Schnepf: Bowties and all, Wofford is an established FCS powerFARGO — Here’s a wardrobe suggestion for North Dakota State students planning to attend Saturday’s football playoff game at the Fargodome. Wear a bowtie.
By: Kevin Schnepf, Forum Communications
FARGO — Here’s a wardrobe suggestion for North Dakota State students planning to attend Saturday’s football playoff game at the Fargodome.
Wear a bowtie.
It would coordinate perfectly when you start dancing to “Gangna4m Style” — the No. 1 You-Tube video of all-time that shows a galloping dude wearing a bowtie.
It would also pay homage to this week’s quarterfinal opponent: Wofford College of South Carolina. That’s where male students wear bowties and sport jackets and female students wear sundresses to football games.
“It’s a southern thing,” Wofford sports information director Brent Williamson said of the game-day attire.
It’s pretty much all a southern thing at Wofford — a private school of 1,600 students that sits in the northern South Carolina city of Spartanburg. Just ask Josh Vaughan, an NDSU graduate who spent one year working at Wofford.
“They love their football and football, in the south, is another animal,” said Vaughan, who distinctly remembers seeing the bowties and sundresses worn mostly by fraternity and sorority members. “Most of the students at Wofford … you are either an athlete or you are in a fraternity or a sorority.”
Vaughan, who was a backup guard for the 2009 Bison men’s basketball team that reached the NCAA Tournament, was director of basketball operations for the 2010-11 Wofford men’s team that made its second straight trip to the Big Dance.
“That was a pretty exciting time, but football is still the sport at Wofford,” said Vaughan, now an assistant coach at Minnesota State Moorhead.
Kevin and Kellie Pifer of Fargo were hoping to attend one of those football games Thanksgiving weekend, until they realized Wofford had a first-round bye like NDSU.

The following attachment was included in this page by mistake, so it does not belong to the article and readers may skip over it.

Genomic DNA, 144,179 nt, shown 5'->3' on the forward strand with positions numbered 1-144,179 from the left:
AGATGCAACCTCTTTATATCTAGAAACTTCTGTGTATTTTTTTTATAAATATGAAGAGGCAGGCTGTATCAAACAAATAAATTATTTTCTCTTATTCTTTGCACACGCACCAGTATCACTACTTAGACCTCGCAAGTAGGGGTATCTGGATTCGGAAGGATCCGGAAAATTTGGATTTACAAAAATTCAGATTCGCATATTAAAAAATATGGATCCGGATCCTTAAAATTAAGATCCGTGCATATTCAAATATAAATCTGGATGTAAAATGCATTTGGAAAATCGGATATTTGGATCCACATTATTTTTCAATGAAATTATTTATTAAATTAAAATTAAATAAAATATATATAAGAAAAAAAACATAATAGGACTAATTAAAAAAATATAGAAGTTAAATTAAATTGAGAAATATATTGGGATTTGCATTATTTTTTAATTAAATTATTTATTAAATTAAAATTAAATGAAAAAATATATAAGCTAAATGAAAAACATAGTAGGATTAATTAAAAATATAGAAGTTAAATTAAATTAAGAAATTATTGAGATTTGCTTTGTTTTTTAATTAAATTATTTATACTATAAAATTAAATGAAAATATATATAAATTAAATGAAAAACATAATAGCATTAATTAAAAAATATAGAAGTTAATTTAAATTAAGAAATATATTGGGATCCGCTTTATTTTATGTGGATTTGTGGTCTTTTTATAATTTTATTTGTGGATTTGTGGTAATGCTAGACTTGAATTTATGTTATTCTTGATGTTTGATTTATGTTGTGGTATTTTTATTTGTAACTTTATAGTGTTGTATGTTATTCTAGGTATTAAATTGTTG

Kellie grew up in Spartanburg — where her father Ray Eubanks played basketball at Wofford.
Eubanks was a roommate of Jerry Richardson — the owner and founder of the NFL Carolina Panthers.
“He is a very interesting person,” Kevin Pifer said.
According to Pifer, Richardson played tight end in the NFL for the Baltimore Colts when Johnny Unitas was the quarterback. He left the Colts after a dispute over his contract paying him $250 a month.
He then opened a hamburger shop in Spartanburg and eventually the first Hardee’s franchise in the early 1960s.
It created enough wealth for him to own an NFL franchise today.
“He is living proof that hard work and determination are still key ingredients to success,” Kevin Pifer said.
The same can be said for Mike Ayers, Wofford’s head football coach for the last quarter of a century. He inherited a program whose claim to fame was an NCAA record five consecutive ties during the 1948 season.
Ayers guided Wofford through the transitions from NAIA, to Division II to its current Division I status. He has accumulated 162 wins.
But in the last decade, he has built an 81-39 record, a 67 percent winning percentage that only Appalachian State has bettered in FCS football. That includes nine winning seasons and six playoff appearances.
“Ayers is kind of a legend down there,” Vaughan said.
As legendary as bowties and sundresses.
Schnepf is the sports editor of The Forum of Fargo-Moorhead, which is owned by Forum Communications.